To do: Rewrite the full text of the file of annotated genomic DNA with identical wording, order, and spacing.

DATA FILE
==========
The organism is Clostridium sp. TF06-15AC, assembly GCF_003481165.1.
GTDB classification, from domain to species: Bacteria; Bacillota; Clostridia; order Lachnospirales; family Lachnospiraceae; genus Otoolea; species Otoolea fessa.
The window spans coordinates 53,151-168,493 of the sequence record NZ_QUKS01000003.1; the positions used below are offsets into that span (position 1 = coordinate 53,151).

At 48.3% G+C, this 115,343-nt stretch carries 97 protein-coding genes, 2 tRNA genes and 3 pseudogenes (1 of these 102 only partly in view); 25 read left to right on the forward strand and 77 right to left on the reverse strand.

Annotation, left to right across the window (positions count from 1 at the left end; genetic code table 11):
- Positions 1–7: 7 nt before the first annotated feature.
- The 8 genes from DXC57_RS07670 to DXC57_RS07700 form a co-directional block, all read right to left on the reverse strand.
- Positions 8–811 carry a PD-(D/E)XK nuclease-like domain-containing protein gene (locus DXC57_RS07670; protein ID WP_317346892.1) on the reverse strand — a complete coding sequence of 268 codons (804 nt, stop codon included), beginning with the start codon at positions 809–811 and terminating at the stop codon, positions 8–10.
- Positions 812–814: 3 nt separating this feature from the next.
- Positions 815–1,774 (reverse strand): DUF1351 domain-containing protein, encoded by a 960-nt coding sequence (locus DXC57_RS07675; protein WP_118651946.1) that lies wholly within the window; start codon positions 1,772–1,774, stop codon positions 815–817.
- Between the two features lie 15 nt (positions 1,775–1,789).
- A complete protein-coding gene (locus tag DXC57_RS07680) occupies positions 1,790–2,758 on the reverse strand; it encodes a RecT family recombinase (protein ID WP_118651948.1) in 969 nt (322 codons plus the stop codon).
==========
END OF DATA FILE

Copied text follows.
The organism is Clostridium sp. TF06-15AC, assembly GCF_003481165.1.
GTDB classification, from domain to species: Bacteria; Bacillota; Clostridia; order Lachnospirales; family Lachnospiraceae; genus Otoolea; species Otoolea fessa.
The window spans coordinates 53,151-168,493 of the sequence record NZ_QUKS01000003.1; the positions used below are offsets into that span (position 1 = coordinate 53,151).

At 48.3% G+C, this 115,343-nt stretch carries 97 protein-coding genes, 2 tRNA genes and 3 pseudogenes (1 of these 102 only partly in view); 25 read left to right on the forward strand and 77 right to left on the reverse strand.

Annotation, left to right across the window (positions count from 1 at the left end; genetic code table 11):
- Positions 1–7: 7 nt before the first annotated feature.
- The 8 genes from DXC57_RS07670 to DXC57_RS07700 form a co-directional block, all read right to left on the reverse strand.
- Positions 8–811 carry a PD-(D/E)XK nuclease-like domain-containing protein gene (locus DXC57_RS07670; protein ID WP_317346892.1) on the reverse strand — a complete coding sequence of 268 codons (804 nt, stop codon included), beginning with the start codon at positions 809–811 and terminating at the stop codon, positions 8–10.
- Positions 812–814: 3 nt separating this feature from the next.
- Positions 815–1,774 (reverse strand): DUF1351 domain-containing protein, encoded by a 960-nt coding sequence (locus DXC57_RS07675; protein WP_118651946.1) that lies wholly within the window; start codon positions 1,772–1,774, stop codon positions 815–817.
- Between the two features lie 15 nt (positions 1,775–1,789).
- A complete protein-coding gene (locus tag DXC57_RS07680) occupies positions 1,790–2,758 on the reverse strand; it encodes a RecT family recombinase (protein ID WP_118651948.1) in 969 nt (322 codons plus the stop codon).